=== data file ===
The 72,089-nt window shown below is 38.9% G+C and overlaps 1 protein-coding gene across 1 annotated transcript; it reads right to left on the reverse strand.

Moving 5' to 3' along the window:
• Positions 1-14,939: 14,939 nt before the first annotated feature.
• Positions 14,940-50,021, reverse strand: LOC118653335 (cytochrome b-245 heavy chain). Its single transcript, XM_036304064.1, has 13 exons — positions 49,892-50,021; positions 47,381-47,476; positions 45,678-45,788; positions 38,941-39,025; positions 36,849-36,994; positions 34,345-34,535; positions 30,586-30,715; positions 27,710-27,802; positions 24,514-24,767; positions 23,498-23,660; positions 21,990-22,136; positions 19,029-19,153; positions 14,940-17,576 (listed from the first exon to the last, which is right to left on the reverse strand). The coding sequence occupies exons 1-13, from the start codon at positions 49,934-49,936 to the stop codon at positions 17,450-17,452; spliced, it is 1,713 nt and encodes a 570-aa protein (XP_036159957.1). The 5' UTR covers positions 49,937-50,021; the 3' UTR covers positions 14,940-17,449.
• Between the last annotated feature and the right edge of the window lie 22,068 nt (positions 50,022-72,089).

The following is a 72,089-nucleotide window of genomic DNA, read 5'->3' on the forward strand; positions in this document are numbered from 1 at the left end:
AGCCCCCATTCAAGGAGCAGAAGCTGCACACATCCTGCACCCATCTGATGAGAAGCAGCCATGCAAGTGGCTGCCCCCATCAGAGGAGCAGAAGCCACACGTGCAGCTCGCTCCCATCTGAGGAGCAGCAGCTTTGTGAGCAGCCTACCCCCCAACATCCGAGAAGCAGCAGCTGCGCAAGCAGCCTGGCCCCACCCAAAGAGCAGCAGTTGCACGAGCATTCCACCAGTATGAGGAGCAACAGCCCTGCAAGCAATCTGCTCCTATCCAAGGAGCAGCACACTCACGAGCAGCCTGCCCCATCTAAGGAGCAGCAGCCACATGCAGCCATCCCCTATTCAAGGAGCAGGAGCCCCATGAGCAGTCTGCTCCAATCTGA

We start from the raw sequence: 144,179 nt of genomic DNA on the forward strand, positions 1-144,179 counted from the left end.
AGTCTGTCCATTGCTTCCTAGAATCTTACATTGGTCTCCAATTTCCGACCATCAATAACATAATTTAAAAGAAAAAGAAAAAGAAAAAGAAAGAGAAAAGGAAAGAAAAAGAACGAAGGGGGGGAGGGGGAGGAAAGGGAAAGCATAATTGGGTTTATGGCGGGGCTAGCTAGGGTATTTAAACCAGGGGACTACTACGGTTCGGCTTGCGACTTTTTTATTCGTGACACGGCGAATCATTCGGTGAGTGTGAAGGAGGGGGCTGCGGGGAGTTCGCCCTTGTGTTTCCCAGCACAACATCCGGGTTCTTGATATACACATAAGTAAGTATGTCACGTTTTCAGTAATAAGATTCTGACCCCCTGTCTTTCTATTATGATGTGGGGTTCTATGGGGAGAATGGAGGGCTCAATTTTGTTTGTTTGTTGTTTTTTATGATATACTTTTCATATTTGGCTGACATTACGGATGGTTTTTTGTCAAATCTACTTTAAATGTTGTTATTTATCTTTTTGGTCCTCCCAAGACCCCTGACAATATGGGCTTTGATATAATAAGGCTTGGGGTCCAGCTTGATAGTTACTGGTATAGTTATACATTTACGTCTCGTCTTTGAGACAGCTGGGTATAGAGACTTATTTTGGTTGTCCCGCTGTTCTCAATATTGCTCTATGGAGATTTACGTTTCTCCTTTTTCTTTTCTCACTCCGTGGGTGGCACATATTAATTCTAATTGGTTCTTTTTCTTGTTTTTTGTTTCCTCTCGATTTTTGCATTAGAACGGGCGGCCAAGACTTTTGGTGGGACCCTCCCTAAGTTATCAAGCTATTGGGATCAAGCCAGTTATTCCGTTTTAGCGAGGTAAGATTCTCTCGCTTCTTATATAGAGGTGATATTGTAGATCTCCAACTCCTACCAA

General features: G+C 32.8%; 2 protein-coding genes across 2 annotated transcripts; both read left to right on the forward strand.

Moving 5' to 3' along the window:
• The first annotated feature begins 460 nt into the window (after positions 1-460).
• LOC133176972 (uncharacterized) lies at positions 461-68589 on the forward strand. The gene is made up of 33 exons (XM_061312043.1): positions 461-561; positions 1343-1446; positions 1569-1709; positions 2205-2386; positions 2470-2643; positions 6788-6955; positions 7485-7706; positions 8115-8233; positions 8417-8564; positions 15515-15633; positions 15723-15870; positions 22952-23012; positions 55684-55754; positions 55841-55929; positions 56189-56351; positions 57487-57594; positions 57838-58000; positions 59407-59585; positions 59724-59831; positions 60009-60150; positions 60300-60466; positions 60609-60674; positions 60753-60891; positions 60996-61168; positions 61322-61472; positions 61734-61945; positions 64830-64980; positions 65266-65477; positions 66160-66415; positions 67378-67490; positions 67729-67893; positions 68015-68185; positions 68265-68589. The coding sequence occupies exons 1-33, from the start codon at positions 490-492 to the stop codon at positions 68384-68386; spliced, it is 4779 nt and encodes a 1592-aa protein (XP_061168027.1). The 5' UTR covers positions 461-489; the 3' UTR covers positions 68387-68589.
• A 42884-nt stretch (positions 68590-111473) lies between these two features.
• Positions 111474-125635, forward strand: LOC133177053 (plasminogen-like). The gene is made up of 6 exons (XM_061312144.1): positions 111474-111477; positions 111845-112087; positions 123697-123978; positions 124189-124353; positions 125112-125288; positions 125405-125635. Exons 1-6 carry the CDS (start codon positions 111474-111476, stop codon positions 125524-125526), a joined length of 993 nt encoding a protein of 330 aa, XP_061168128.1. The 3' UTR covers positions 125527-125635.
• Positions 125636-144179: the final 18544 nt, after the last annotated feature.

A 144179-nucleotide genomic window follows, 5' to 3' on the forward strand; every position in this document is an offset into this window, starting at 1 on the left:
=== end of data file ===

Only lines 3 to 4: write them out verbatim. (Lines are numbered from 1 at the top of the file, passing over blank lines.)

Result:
• Positions 1-14,939: 14,939 nt before the first annotated feature.
• Positions 14,940-50,021, reverse strand: LOC118653335 (cytochrome b-245 heavy chain). Its single transcript, XM_036304064.1, has 13 exons — positions 49,892-50,021; positions 47,381-47,476; positions 45,678-45,788; positions 38,941-39,025; positions 36,849-36,994; positions 34,345-34,535; positions 30,586-30,715; positions 27,710-27,802; positions 24,514-24,767; positions 23,498-23,660; positions 21,990-22,136; positions 19,029-19,153; positions 14,940-17,576 (listed from the first exon to the last, which is right to left on the reverse strand). The coding sequence occupies exons 1-13, from the start codon at positions 49,934-49,936 to the stop codon at positions 17,450-17,452; spliced, it is 1,713 nt and encodes a 570-aa protein (XP_036159957.1). The 5' UTR covers positions 49,937-50,021; the 3' UTR covers positions 14,940-17,449.